The World Health Organization’s special envoy on COVID-19 said Monday there’s an “end in sight” to the pandemic — but warned of a “difficult” three months ahead with the spread of the Omicron variant.
“I’m afraid we are moving through the marathon but there’s no actual way to say that we’re at the end – we can see the end in sight, but we’re not there. And there’s going to be some bumps before we get there,” Dr. David Nabarro told Sky News.
Nabarro said that new variants could play a role in upcoming waves, putting more strain on already overwhelmed health systems.
“First of all, this virus is continuing to evolve – we have Omicron but we’ll get more variants,” he said.
“Secondly, it really is affecting the whole world. And, [while] health services in western Europe are just about coping, in many other parts of the world they are completely overwhelmed,” Nabarro continued.
“And thirdly, it’s really clear that there’s no scope for major restrictions in any country, particularly poor countries. People have just got to keep working and so there are some very tough choices for politicians right now,” he said.
“It’s going to be difficult for the next three months at least,” Nabarro added.
Experts have started to look ahead to when the virus will become endemic like influenza, which is constantly circulating but not a major concern.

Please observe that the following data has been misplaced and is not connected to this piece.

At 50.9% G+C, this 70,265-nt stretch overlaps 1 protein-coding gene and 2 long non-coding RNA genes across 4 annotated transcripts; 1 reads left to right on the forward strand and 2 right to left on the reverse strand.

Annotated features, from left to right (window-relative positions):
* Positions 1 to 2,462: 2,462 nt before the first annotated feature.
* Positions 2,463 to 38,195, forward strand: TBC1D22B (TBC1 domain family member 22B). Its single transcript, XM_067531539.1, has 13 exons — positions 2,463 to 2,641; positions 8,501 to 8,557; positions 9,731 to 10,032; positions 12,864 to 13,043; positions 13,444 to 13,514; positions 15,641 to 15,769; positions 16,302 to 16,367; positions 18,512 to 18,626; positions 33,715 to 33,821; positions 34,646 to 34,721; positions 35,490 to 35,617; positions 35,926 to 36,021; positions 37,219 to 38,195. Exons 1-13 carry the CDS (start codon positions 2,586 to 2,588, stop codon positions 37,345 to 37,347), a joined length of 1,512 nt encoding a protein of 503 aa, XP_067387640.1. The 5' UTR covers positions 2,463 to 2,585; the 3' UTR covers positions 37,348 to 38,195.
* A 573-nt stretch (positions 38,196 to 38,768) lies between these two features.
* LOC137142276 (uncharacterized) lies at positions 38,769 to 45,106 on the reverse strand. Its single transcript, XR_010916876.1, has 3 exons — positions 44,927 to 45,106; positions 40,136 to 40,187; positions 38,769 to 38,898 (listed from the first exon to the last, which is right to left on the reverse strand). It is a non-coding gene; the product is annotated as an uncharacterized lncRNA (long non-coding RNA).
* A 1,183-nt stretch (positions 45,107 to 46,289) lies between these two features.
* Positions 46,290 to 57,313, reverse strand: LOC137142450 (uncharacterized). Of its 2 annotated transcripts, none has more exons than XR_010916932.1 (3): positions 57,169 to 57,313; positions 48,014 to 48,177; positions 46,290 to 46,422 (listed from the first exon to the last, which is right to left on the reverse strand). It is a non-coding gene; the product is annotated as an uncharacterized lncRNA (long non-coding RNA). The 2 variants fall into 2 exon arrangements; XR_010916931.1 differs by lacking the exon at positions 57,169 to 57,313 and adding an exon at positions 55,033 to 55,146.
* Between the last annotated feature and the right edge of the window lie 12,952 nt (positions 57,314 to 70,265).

Asked about the possibility of surges of the deadly bug two or three times a year, he said that “the way this virus is behaving, and has behaved really since we first met it, is that it builds up and then surges quite dramatically, and then it comes down again, and then surges again about every three or four months.
“It’s difficult to use past behavior to predict the future. And I don’t like doing that too much, but I would agree that the pattern, I think, that is going to happen with this virus is continued surges, and living with COVID means being able to prepare for these surges and to react and really quickly when they occur,” Nabarro told the news outlet.
“Life can go on, we can get the economy going again in many countries, but we just have to be really respectful of the virus and that means having really good plans in place for dealing with the surges,” he added.
The number of confirmed COVID-19 cases in the US surpassed 60 million as of Monday morning, with over 837,000 deaths, according to the latest figures from Johns Hopkins University.
The number of cases globally was over 307 million and nearly 5.5 million deaths.